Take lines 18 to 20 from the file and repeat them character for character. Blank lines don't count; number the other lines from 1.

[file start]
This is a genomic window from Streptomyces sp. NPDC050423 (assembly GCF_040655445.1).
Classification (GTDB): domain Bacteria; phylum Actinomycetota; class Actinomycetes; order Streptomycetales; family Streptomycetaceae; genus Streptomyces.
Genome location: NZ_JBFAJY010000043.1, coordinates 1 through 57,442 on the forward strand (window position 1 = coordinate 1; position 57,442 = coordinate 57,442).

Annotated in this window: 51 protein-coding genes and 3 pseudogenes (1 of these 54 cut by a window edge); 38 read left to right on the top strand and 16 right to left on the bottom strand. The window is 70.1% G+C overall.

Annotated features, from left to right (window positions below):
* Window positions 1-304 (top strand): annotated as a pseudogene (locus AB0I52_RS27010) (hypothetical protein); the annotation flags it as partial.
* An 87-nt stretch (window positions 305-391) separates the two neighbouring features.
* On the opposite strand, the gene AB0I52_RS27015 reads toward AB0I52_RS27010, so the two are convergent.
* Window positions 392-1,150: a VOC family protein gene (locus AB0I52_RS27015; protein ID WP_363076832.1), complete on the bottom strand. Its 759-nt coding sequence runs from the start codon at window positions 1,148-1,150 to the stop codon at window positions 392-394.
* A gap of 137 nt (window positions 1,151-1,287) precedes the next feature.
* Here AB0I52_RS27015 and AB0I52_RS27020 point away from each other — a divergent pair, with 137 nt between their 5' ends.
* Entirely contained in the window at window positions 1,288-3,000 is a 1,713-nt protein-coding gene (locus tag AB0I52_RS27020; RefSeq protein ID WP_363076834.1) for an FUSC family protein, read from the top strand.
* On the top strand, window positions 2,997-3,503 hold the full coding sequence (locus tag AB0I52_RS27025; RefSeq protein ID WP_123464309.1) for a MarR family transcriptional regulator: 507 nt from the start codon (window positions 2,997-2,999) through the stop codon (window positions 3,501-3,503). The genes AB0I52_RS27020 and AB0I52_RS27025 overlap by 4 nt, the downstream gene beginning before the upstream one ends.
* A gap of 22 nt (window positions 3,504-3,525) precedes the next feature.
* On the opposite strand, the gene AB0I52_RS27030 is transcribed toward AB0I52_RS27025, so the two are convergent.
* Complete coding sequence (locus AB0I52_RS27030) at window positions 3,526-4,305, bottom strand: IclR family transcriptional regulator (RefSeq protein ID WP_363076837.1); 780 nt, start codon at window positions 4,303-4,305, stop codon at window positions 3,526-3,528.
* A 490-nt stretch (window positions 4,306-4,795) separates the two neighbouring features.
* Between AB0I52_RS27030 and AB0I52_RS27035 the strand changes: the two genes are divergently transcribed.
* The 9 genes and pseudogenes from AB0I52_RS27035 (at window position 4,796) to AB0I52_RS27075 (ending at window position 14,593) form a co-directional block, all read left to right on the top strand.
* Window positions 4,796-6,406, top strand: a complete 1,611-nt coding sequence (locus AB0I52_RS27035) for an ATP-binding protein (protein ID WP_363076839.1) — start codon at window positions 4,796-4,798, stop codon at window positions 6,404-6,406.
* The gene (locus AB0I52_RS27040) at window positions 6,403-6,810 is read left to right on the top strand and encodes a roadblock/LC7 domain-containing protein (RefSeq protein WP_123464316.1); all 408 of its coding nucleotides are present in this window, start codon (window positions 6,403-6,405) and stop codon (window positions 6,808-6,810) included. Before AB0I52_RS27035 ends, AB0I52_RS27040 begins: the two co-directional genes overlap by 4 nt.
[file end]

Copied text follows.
* Between AB0I52_RS27030 and AB0I52_RS27035 the strand changes: the two genes are divergently transcribed.
* The 9 genes and pseudogenes from AB0I52_RS27035 (at window position 4,796) to AB0I52_RS27075 (ending at window position 14,593) form a co-directional block, all read left to right on the top strand.
* Window positions 4,796-6,406, top strand: a complete 1,611-nt coding sequence (locus AB0I52_RS27035) for an ATP-binding protein (protein ID WP_363076839.1) — start codon at window positions 4,796-4,798, stop codon at window positions 6,404-6,406.